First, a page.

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Drug recommended to prevent prostate cancer in some older men

Finasteride may cut the risk for men over 55 who are considered more likely to get the disease, a medical panel recommends.

February 25, 2009|Thomas H. Maugh II

Healthy men over 55 who are concerned enough about the risk of prostate cancer to undergo annual PSA screening should consider taking the drug finasteride daily to reduce their risk of developing the disease, according to a new prevention guideline released Tuesday.

"If a man is interested enough in being screened, then at least he ought to have the benefits of a discussion" with his doctor about taking the drug, Dr. Barnett S. Kramer of the National Institutes of Health said at a news conference revealing the guideline.

Kramer was co-chairman of the panel that developed the recommendation for the American Society of Clinical Oncology and the American Urological Assn. It will be published in the March issues of the Journal of Clinical Oncology and the Journal of Urology.

The most likely initial candidates to take the drug would be men who are African American or who have a father or brother with the disease, factors which sharply increase risk, said Dr. Jack Jacoub, a medical oncologist at Orange Coast Memorial Medical Center in Fountain Valley, who was not a member of the panel. Many physicians have already been prescribing it for their patients at the highest risk, he said.

The recommendation targets men with a normal reading on the prostate-specific antigen or PSA, test, which is considered the best indicator of the presence of a tumor, because clinical trials of the drug covered only such men.

The panel stopped short of recommending that all men take the drug because clinical trials have not yet shown that it reduces deaths.

Prostate cancer is the second-leading cause of cancer deaths among men, behind lung cancer, with 186,000 new cases diagnosed and 28,660 deaths each year.

Finasteride is used in low doses under the brand name Propecia as an anti-balding drug and in higher doses under the name Proscar for shrinking enlarged prostate glands. The dose recommended for cancer prevention is the same dosage used in Proscar.

The drug interferes with the production of male hormones, starving the tumors of fuel they need to grow.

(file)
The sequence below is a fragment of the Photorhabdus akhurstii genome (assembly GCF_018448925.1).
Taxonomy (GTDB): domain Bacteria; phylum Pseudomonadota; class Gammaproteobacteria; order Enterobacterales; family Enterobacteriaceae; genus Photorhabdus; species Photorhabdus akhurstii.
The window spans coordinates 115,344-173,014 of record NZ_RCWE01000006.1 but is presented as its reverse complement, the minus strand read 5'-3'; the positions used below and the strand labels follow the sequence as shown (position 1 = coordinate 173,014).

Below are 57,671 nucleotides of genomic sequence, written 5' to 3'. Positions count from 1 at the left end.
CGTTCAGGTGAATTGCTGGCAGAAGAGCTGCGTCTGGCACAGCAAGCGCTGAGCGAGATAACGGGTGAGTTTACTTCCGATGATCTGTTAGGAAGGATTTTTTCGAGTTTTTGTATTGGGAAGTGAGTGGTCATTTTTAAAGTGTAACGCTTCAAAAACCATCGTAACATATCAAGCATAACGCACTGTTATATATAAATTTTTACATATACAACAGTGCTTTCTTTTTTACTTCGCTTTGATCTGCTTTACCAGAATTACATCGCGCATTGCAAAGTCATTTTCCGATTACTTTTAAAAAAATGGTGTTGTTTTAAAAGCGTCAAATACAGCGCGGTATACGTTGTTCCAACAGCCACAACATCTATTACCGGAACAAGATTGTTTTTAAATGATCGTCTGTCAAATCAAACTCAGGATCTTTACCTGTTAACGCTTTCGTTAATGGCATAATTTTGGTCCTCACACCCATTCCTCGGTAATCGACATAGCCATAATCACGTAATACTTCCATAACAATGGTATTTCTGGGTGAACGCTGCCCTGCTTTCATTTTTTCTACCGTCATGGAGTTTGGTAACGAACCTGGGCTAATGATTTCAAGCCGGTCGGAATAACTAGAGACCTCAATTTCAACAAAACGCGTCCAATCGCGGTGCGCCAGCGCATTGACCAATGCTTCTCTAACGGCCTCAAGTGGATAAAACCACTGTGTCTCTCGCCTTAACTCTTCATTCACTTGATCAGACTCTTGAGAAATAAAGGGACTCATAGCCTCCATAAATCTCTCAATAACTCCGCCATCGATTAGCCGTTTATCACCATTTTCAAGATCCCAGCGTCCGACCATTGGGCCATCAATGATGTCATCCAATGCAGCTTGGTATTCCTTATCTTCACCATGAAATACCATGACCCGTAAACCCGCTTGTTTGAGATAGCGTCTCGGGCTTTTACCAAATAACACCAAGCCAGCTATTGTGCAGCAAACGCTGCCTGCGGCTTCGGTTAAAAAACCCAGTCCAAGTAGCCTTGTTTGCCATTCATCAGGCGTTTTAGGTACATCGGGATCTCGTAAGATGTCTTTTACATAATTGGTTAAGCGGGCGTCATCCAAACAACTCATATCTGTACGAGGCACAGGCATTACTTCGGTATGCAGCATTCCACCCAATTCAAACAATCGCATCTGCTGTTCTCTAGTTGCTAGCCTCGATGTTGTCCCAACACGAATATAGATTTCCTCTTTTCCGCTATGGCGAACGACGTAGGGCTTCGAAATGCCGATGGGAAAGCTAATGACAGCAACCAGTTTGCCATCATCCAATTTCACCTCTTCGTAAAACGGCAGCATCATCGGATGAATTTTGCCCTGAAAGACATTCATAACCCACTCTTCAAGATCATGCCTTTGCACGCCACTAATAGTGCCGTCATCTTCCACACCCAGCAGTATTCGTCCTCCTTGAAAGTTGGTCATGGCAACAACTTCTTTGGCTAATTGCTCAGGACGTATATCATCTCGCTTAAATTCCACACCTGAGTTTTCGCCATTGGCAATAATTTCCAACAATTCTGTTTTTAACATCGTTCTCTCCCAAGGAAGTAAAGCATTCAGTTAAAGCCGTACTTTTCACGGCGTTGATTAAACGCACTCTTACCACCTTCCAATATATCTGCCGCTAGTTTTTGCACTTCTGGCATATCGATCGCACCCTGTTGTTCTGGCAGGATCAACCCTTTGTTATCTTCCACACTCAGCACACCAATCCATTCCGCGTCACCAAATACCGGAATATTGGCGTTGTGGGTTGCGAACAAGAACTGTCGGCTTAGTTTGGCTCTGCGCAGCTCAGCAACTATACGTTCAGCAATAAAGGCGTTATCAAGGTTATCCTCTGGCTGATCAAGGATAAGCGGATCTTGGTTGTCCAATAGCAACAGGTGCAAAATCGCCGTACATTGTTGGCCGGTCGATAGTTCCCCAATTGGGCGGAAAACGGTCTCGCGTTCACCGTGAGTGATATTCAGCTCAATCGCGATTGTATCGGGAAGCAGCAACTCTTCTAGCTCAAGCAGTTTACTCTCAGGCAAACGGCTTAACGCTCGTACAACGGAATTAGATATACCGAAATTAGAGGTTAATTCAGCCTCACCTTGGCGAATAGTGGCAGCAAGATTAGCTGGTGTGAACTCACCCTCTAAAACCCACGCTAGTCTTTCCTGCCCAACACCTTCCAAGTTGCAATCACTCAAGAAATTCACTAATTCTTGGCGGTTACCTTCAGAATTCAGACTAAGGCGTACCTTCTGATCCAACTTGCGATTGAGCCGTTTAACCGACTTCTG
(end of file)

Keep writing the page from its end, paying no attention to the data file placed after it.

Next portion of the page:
A major clinical trial reported in 2003 showed that finasteride reduced the risk of prostate cancer by about 25% in men who took it, preventing about 15 cases in every 1,000 men. That means 71 men would have to take the drug for seven years to prevent one case, Kramer said.

Another drug in the same family, called dutasteride, or Avodart, is thought to be even more potent and is undergoing clinical trials for prevention. It is also recommended in the guideline.

The medical groups did not issue new recommendations after the completion of the 2003 trial because it appeared that finasteride might have been promoting the growth of more aggressive tumors at the expense of those that are more benign.

"Now we know this is not the case," Jacoub said. Subsequent studies have shown that shrinkage of the prostate caused by finasteride simply made the aggressive tumors more easily discovered.

The drug does have side effects in some men, however, including reduced potency and loss of sexual desire. Those effects can go away after a couple of months. On the other hand, the drug can result in reduced incontinence and fewer urinary problems.

Cost can also be a problem. The pills cost $2 to $3 a day, or about $1,000 per year, and most insurers do not cover them for cancer prevention.

Speaking at the news conference, panel member Dr. Howard Sandler of Cedars-Sinai Medical Center said: "If I tried the medication for a month or two and I got some side effects, then for me personally the benefit wouldn't be worth the risk." But if there were no side effects, he added, "I might sleep better at night."


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